Key blood-clotting factor found in zebrafish model
Scientists here have
found the first evidence of a key blood-clotting agent, factor VII, in
zebrafish. The finding by researchers at The University of Texas Health Science
Center at San Antonio (UTHSC) further establishes the credibility of the
zebrafish as a relevant model for studying human blood clotting.
“It is critical to show that the clotting cascade in
zebrafish is very similar to human clotting so that zebrafish studies will have
clinical relevance,” said Pudur Jagadeeswaran, Ph.D., associate professor of
cellular and structural biology at UTHSC. The finding is reported in the July
17 online posting of Proceedings of the National Academy of Sciences at www.pnas.org/cgi/content/full/98/15/8768.
Scientists theorized the existence of zebrafish factor
VII for more than three decades. Dr. Russell F. Doolittle, research professor
at The University of California, San Diego, first proposed the idea in the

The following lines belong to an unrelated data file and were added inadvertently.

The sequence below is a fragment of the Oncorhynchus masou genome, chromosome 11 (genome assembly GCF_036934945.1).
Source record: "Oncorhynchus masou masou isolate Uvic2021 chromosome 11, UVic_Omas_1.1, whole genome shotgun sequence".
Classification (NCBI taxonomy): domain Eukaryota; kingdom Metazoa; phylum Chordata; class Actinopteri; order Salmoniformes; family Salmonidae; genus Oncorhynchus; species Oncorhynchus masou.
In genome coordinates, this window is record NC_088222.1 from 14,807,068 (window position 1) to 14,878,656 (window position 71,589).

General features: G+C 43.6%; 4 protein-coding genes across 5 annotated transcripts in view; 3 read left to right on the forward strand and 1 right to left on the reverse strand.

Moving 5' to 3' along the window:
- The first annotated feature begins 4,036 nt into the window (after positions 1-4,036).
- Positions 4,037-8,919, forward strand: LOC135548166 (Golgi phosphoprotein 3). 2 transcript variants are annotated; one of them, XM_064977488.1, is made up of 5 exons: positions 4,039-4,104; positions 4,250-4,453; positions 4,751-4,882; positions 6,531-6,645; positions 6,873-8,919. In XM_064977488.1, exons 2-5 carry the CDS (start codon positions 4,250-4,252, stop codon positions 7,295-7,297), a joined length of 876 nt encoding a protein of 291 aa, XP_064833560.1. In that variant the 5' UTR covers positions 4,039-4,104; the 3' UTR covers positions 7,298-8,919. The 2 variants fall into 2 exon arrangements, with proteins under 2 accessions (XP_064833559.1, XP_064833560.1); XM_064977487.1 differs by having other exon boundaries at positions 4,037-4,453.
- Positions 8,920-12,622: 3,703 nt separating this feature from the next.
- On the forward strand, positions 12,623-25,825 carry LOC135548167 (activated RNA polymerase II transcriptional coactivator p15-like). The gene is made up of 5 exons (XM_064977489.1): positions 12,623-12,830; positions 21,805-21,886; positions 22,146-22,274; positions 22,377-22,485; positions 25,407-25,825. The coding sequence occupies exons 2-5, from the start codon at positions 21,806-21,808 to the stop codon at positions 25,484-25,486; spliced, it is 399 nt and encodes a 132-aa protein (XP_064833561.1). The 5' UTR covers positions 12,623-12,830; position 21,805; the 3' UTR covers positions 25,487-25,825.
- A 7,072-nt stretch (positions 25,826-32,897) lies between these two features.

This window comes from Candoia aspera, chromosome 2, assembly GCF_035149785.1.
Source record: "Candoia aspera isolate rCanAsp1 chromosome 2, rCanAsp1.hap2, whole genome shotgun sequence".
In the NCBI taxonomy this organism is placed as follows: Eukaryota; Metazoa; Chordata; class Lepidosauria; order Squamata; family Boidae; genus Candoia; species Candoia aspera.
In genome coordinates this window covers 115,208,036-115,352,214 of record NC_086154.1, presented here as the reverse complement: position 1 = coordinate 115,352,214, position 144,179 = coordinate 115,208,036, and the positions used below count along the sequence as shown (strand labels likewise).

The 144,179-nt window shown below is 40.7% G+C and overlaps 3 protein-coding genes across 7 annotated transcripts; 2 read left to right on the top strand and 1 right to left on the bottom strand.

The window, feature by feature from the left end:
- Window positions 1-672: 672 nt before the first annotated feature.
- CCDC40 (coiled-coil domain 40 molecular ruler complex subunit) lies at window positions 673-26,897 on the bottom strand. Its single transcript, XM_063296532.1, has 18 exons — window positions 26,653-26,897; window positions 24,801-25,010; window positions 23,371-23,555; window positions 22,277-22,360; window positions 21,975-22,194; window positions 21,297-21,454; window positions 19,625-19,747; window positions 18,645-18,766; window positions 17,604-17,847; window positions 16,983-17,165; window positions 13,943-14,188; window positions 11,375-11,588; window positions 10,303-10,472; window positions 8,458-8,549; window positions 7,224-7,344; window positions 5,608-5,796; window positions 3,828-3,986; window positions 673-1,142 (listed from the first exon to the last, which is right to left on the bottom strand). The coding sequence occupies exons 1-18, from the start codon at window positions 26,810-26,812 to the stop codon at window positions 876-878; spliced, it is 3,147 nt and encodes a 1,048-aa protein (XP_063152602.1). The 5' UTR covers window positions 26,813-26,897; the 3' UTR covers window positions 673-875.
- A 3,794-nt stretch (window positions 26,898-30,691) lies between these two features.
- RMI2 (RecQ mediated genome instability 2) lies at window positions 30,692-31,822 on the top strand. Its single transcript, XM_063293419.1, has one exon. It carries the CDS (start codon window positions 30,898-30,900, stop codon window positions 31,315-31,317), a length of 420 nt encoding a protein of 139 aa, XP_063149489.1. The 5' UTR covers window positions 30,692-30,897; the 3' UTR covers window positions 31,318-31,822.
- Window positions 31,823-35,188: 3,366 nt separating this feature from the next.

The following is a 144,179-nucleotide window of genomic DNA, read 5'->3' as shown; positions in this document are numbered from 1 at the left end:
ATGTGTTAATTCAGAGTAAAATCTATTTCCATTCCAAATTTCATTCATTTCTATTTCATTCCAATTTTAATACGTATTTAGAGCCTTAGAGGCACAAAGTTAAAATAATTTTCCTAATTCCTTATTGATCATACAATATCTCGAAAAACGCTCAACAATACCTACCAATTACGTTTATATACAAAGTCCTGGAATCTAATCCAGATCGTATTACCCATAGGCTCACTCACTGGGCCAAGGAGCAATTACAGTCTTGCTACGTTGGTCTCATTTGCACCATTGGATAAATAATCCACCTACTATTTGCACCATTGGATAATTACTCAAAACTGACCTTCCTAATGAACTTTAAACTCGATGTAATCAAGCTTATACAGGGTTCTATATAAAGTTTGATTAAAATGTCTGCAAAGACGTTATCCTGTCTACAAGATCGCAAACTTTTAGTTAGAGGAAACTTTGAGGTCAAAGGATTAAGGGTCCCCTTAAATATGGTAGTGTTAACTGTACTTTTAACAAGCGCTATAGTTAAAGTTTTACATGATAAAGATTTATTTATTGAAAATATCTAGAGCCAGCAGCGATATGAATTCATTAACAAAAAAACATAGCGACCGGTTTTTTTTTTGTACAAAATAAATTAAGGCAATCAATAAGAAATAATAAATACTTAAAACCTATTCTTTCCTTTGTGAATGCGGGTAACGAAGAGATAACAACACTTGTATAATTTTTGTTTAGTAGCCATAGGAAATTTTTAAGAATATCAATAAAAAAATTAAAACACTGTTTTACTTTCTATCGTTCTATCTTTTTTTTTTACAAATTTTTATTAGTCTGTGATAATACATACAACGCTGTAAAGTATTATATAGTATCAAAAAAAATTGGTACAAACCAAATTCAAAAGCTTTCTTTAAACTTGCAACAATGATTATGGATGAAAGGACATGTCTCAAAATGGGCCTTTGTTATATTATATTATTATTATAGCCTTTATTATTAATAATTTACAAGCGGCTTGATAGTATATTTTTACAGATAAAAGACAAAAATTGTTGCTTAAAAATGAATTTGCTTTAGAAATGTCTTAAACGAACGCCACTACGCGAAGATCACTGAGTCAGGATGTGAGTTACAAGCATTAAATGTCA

1960s. Dr. Jagadeeswaran’s research team used recombinant DNA technology to
create a zebrafish factor VII deficiency plasma, a substance that will not clot
because factor VII is missing. The team repeated the experiment with a human
factor VII deficiency plasma.
“This is a
credible coagulation-initiation model,” Dr. Jagadeeswaran said. “Such studies
could be important in development of new stroke-prevention drugs.”
Dr. Jagadeeswaran is one of 30 zebrafish researchers
nationwide who will convene at UTHSC on July 26 and 27 for the Texas Zebrafish
Development and Genetics Meeting.
Reporters: Side-by-side figures comparing factor VII in
zebrafish and humans are available.
Contact: Will Sansom